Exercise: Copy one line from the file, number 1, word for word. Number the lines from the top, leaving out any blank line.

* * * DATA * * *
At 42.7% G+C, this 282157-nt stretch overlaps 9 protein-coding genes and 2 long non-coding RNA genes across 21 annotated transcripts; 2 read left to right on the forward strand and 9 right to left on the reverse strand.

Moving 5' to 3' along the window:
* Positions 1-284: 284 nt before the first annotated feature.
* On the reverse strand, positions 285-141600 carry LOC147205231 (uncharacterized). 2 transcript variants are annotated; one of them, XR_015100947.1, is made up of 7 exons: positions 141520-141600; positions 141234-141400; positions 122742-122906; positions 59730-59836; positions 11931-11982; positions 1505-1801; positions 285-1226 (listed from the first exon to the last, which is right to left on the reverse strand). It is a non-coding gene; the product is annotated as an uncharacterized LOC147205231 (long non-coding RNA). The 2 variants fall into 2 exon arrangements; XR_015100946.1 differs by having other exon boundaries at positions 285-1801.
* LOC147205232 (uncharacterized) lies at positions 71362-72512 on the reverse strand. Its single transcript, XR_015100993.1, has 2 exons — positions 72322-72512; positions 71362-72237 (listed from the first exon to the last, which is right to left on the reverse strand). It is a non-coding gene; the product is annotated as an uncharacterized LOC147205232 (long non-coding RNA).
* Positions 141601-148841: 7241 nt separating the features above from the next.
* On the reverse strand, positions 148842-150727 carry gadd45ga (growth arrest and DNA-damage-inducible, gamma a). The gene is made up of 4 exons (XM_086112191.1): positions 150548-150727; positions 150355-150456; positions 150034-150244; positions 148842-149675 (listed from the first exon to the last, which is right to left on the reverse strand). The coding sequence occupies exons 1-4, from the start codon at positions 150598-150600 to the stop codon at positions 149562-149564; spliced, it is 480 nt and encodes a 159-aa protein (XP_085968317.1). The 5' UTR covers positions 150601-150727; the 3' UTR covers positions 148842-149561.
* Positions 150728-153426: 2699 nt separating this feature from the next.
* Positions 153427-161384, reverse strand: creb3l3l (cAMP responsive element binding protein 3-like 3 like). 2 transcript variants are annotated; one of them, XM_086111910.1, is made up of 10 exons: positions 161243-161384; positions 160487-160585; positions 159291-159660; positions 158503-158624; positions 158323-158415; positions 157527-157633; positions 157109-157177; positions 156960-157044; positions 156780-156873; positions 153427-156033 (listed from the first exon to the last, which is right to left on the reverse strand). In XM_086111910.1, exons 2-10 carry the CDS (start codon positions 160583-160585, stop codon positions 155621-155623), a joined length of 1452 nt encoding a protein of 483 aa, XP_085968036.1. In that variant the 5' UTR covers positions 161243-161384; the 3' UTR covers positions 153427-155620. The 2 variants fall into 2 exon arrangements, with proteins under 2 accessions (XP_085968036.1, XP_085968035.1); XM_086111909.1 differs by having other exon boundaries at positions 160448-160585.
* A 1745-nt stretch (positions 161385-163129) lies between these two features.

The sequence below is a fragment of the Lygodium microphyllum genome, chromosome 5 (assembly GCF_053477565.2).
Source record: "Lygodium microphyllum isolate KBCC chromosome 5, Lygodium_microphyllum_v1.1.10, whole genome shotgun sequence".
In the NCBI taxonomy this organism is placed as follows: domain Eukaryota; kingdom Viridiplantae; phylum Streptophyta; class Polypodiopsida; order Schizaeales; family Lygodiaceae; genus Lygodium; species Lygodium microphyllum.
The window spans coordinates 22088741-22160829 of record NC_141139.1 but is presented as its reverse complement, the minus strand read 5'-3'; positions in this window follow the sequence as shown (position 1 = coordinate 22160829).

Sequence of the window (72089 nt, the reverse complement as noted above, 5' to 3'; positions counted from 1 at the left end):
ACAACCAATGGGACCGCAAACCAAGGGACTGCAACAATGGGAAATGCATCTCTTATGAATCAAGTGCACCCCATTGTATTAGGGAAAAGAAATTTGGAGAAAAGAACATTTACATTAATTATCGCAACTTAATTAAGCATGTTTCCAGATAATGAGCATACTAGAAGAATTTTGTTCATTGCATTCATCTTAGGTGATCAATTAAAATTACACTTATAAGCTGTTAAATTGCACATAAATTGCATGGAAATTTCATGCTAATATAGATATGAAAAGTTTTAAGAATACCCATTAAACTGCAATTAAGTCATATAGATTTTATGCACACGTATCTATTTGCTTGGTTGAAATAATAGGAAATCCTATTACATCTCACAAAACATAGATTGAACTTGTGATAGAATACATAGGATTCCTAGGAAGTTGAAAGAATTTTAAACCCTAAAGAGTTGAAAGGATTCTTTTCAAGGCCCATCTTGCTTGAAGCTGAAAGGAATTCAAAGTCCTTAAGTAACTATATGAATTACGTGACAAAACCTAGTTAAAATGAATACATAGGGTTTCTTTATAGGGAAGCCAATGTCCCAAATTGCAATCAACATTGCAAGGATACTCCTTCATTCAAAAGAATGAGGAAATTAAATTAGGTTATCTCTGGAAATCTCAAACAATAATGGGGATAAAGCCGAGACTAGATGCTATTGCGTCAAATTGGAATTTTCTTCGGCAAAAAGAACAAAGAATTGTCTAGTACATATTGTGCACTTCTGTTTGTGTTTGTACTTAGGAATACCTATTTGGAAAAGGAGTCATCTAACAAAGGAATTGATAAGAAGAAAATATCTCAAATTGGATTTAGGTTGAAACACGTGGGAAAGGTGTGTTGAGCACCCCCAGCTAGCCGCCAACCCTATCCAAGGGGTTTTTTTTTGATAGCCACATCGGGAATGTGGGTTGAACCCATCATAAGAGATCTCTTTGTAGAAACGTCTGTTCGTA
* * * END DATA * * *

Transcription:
At 42.7% G+C, this 282157-nt stretch overlaps 9 protein-coding genes and 2 long non-coding RNA genes across 21 annotated transcripts; 2 read left to right on the forward strand and 9 right to left on the reverse strand.